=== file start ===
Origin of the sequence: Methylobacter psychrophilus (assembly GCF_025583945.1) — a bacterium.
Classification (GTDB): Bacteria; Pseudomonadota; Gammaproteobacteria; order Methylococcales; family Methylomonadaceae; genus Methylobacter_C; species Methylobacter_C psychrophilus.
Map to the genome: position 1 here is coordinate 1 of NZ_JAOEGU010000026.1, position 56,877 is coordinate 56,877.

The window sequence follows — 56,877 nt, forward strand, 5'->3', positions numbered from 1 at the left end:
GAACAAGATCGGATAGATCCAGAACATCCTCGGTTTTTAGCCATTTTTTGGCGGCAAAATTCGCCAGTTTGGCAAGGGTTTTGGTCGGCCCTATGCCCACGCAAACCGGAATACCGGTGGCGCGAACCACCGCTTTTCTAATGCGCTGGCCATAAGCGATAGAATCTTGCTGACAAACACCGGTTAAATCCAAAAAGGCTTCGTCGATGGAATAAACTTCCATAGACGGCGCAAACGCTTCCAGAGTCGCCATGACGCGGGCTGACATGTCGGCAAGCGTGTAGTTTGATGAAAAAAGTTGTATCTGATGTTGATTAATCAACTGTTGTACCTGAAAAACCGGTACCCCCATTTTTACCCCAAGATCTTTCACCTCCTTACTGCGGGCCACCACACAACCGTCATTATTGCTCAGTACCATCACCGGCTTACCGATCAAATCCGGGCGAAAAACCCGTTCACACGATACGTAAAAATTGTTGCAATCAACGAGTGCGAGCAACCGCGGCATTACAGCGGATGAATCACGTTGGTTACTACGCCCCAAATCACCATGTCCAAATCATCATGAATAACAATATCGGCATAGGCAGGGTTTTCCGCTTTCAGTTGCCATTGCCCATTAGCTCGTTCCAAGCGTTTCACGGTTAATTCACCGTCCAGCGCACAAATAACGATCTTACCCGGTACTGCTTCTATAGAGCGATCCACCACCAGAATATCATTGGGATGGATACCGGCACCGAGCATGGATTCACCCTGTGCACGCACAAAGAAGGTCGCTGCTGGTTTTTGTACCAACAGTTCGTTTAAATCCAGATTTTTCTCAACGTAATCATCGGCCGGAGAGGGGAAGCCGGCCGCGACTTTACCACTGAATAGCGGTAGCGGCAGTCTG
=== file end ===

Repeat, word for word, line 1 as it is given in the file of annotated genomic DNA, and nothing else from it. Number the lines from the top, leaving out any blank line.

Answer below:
Origin of the sequence: Methylobacter psychrophilus (assembly GCF_025583945.1) — a bacterium.